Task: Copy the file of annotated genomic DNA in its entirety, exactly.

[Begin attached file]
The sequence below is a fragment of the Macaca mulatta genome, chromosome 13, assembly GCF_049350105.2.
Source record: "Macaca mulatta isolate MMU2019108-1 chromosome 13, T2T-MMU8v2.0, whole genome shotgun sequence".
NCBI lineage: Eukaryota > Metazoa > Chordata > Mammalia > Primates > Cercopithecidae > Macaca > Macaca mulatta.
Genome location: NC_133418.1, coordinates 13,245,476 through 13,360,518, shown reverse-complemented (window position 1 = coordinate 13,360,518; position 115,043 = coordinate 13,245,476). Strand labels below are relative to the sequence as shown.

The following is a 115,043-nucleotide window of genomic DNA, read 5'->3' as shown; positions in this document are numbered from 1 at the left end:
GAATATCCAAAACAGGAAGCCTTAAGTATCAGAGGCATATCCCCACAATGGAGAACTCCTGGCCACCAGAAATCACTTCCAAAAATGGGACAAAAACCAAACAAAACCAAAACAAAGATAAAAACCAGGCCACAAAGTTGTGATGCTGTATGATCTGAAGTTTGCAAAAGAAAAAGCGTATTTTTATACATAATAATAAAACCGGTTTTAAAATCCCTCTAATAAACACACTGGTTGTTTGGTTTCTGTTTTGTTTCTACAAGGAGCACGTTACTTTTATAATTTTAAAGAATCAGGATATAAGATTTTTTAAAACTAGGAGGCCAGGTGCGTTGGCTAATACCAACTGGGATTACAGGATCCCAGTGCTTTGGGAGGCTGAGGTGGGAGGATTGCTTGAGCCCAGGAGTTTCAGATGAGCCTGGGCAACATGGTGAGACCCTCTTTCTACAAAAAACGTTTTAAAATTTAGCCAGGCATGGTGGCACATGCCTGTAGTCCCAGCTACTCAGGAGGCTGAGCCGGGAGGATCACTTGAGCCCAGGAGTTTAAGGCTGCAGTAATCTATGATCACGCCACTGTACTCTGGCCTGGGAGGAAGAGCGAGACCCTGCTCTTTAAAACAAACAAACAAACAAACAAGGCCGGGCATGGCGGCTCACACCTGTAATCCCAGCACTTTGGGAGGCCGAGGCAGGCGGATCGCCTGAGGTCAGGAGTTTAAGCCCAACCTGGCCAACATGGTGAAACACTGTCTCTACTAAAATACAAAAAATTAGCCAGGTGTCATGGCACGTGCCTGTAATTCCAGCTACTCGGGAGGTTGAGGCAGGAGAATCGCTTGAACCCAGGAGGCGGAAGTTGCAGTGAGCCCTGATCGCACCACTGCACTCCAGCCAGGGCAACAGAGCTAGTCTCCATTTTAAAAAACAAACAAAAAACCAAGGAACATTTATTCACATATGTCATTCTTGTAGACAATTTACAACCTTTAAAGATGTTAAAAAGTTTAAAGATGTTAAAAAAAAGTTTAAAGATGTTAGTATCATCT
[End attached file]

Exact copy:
The sequence below is a fragment of the Macaca mulatta genome, chromosome 13, assembly GCF_049350105.2.
Source record: "Macaca mulatta isolate MMU2019108-1 chromosome 13, T2T-MMU8v2.0, whole genome shotgun sequence".
NCBI lineage: Eukaryota > Metazoa > Chordata > Mammalia > Primates > Cercopithecidae > Macaca > Macaca mulatta.
Genome location: NC_133418.1, coordinates 13,245,476 through 13,360,518, shown reverse-complemented (window position 1 = coordinate 13,360,518; position 115,043 = coordinate 13,245,476). Strand labels below are relative to the sequence as shown.

The following is a 115,043-nucleotide window of genomic DNA, read 5'->3' as shown; positions in this document are numbered from 1 at the left end:
GAATATCCAAAACAGGAAGCCTTAAGTATCAGAGGCATATCCCCACAATGGAGAACTCCTGGCCACCAGAAATCACTTCCAAAAATGGGACAAAAACCAAACAAAACCAAAACAAAGATAAAAACCAGGCCACAAAGTTGTGATGCTGTATGATCTGAAGTTTGCAAAAGAAAAAGCGTATTTTTATACATAATAATAAAACCGGTTTTAAAATCCCTCTAATAAACACACTGGTTGTTTGGTTTCTGTTTTGTTTCTACAAGGAGCACGTTACTTTTATAATTTTAAAGAATCAGGATATAAGATTTTTTAAAACTAGGAGGCCAGGTGCGTTGGCTAATACCAACTGGGATTACAGGATCCCAGTGCTTTGGGAGGCTGAGGTGGGAGGATTGCTTGAGCCCAGGAGTTTCAGATGAGCCTGGGCAACATGGTGAGACCCTCTTTCTACAAAAAACGTTTTAAAATTTAGCCAGGCATGGTGGCACATGCCTGTAGTCCCAGCTACTCAGGAGGCTGAGCCGGGAGGATCACTTGAGCCCAGGAGTTTAAGGCTGCAGTAATCTATGATCACGCCACTGTACTCTGGCCTGGGAGGAAGAGCGAGACCCTGCTCTTTAAAACAAACAAACAAACAAACAAGGCCGGGCATGGCGGCTCACACCTGTAATCCCAGCACTTTGGGAGGCCGAGGCAGGCGGATCGCCTGAGGTCAGGAGTTTAAGCCCAACCTGGCCAACATGGTGAAACACTGTCTCTACTAAAATACAAAAAATTAGCCAGGTGTCATGGCACGTGCCTGTAATTCCAGCTACTCGGGAGGTTGAGGCAGGAGAATCGCTTGAACCCAGGAGGCGGAAGTTGCAGTGAGCCCTGATCGCACCACTGCACTCCAGCCAGGGCAACAGAGCTAGTCTCCATTTTAAAAAACAAACAAAAAACCAAGGAACATTTATTCACATATGTCATTCTTGTAGACAATTTACAACCTTTAAAGATGTTAAAAAGTTTAAAGATGTTAAAAAAAAGTTTAAAGATGTTAGTATCATCT